Why are gambling markets organised so differently from financial markets?
The market for sports gambling is structured very differently from the typical financial market. In sports betting, bookmakers announce a price, after which adjustments are small and infrequent. Bookmakers do not play the traditional role of market makers matching buyers and sellers but, rather, take large positions with respect to the outcome of game. Using a unique data set, I demonstrate that this peculiar price-setting mechanism allows bookmakers to achieve substantially higher profits. Bookmakers are more skilled at predicting the outcomes of games than bettors and systematically exploit bettor biases by choosing prices that deviate from the market clearing price. Copyright 2004 Royal Economic Society.
If you experience problems downloading a file, check if you have the proper application to view it first. In case of further problems read the IDEAS help page. Note that these files are not on the IDEAS site. Please be patient as the files may be large.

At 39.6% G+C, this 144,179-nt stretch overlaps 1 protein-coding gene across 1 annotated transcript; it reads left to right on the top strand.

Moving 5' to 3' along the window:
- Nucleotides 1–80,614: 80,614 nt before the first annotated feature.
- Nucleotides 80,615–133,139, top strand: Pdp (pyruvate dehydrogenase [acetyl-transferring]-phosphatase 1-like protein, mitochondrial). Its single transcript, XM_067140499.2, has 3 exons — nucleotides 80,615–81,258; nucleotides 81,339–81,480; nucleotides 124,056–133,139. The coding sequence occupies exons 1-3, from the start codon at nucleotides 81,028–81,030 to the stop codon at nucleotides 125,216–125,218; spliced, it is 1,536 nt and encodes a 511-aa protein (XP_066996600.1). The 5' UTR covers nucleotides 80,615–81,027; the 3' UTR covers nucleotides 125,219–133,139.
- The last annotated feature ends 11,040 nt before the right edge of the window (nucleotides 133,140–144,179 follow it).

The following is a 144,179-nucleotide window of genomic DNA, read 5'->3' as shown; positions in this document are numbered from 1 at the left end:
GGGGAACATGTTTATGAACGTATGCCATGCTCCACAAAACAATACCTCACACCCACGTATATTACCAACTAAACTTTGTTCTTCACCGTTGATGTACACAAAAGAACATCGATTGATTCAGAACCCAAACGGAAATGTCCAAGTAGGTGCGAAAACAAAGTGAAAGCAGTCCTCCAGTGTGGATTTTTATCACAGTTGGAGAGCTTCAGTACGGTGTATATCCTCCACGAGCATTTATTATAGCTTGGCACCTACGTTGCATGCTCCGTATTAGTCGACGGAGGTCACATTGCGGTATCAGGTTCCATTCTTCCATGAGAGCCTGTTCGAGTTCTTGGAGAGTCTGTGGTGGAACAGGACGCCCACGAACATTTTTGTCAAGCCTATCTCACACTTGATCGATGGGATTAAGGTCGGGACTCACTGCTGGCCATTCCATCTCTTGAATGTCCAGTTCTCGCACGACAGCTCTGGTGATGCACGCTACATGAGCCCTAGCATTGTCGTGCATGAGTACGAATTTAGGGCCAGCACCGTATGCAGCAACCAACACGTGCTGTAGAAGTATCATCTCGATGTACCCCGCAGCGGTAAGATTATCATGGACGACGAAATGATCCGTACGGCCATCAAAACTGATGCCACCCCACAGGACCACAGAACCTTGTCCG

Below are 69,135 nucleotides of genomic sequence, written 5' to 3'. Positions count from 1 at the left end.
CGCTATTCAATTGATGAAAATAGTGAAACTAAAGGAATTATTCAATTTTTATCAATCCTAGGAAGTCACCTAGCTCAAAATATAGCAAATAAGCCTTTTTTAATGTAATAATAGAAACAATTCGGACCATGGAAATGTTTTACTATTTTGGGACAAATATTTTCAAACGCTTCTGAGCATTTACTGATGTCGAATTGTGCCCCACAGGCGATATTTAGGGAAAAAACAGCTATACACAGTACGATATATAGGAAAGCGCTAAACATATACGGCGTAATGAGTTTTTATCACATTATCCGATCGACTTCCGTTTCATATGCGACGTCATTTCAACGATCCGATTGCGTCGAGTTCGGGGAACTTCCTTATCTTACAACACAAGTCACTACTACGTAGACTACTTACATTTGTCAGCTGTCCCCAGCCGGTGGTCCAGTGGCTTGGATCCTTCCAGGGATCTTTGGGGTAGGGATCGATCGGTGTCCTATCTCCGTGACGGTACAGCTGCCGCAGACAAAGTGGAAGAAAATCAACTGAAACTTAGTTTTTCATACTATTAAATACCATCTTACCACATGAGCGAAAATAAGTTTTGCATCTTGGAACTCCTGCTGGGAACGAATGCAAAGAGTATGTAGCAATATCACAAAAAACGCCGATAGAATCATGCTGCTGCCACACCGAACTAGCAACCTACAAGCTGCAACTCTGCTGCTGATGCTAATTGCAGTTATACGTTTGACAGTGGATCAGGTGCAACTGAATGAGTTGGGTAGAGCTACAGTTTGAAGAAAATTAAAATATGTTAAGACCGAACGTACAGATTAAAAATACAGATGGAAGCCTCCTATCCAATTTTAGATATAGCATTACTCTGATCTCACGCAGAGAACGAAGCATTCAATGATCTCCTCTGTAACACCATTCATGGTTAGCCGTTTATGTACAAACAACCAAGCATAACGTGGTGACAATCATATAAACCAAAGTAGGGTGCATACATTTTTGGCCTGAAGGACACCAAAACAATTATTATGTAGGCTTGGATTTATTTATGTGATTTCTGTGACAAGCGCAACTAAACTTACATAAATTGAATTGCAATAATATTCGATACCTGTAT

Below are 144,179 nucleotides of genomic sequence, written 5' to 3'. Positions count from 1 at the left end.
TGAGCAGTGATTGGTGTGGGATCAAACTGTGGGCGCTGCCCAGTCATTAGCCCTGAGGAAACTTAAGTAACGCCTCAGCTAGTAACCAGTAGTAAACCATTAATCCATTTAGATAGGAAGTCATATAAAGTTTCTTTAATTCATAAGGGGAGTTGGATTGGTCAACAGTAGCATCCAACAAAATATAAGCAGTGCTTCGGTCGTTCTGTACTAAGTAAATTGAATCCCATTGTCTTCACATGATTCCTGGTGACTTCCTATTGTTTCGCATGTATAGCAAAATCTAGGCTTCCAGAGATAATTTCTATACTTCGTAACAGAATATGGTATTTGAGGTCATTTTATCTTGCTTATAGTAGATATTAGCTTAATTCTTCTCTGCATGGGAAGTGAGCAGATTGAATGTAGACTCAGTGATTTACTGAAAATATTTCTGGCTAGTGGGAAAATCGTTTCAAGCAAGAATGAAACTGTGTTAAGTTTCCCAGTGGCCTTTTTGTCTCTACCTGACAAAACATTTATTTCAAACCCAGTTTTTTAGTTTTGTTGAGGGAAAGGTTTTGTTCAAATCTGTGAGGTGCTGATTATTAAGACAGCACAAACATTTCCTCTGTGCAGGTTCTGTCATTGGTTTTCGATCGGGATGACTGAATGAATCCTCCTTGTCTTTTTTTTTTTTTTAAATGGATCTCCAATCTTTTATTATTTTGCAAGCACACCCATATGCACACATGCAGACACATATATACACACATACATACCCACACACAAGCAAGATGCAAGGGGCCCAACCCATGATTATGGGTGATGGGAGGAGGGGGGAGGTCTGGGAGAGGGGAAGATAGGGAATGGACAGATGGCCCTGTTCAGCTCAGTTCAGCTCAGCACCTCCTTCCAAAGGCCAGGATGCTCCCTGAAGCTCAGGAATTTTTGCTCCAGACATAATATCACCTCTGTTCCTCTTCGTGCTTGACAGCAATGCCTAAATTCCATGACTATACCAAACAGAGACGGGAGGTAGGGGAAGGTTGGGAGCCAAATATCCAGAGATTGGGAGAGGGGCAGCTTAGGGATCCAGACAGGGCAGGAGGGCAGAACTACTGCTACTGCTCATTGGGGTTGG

As the access to this document is restricted, you may want to look for a different version under "Related research" (further below) or search for a different version of it.
Volume (Year): 114 (2004)
Issue (Month): 495 (04)
|Contact details of provider:|| Postal: |
Phone: +44 1334 462479
Web page: http://www.res.org.uk/
More information through EDIRC
|Order Information:||Web: http://www.blackwellpublishers.co.uk/asp/journal.asp?ref=0013-0133|
When requesting a correction, please mention this item's handle: RePEc:ecj:econjl:v:114:y:2004:i:495:p:223-246. See general information about how to correct material in RePEc.
For technical questions regarding this item, or to correct its authors, title, abstract, bibliographic or download information, contact: (Wiley-Blackwell Digital Licensing)or (Christopher F. Baum)
If references are entirely missing, you can add them using this form.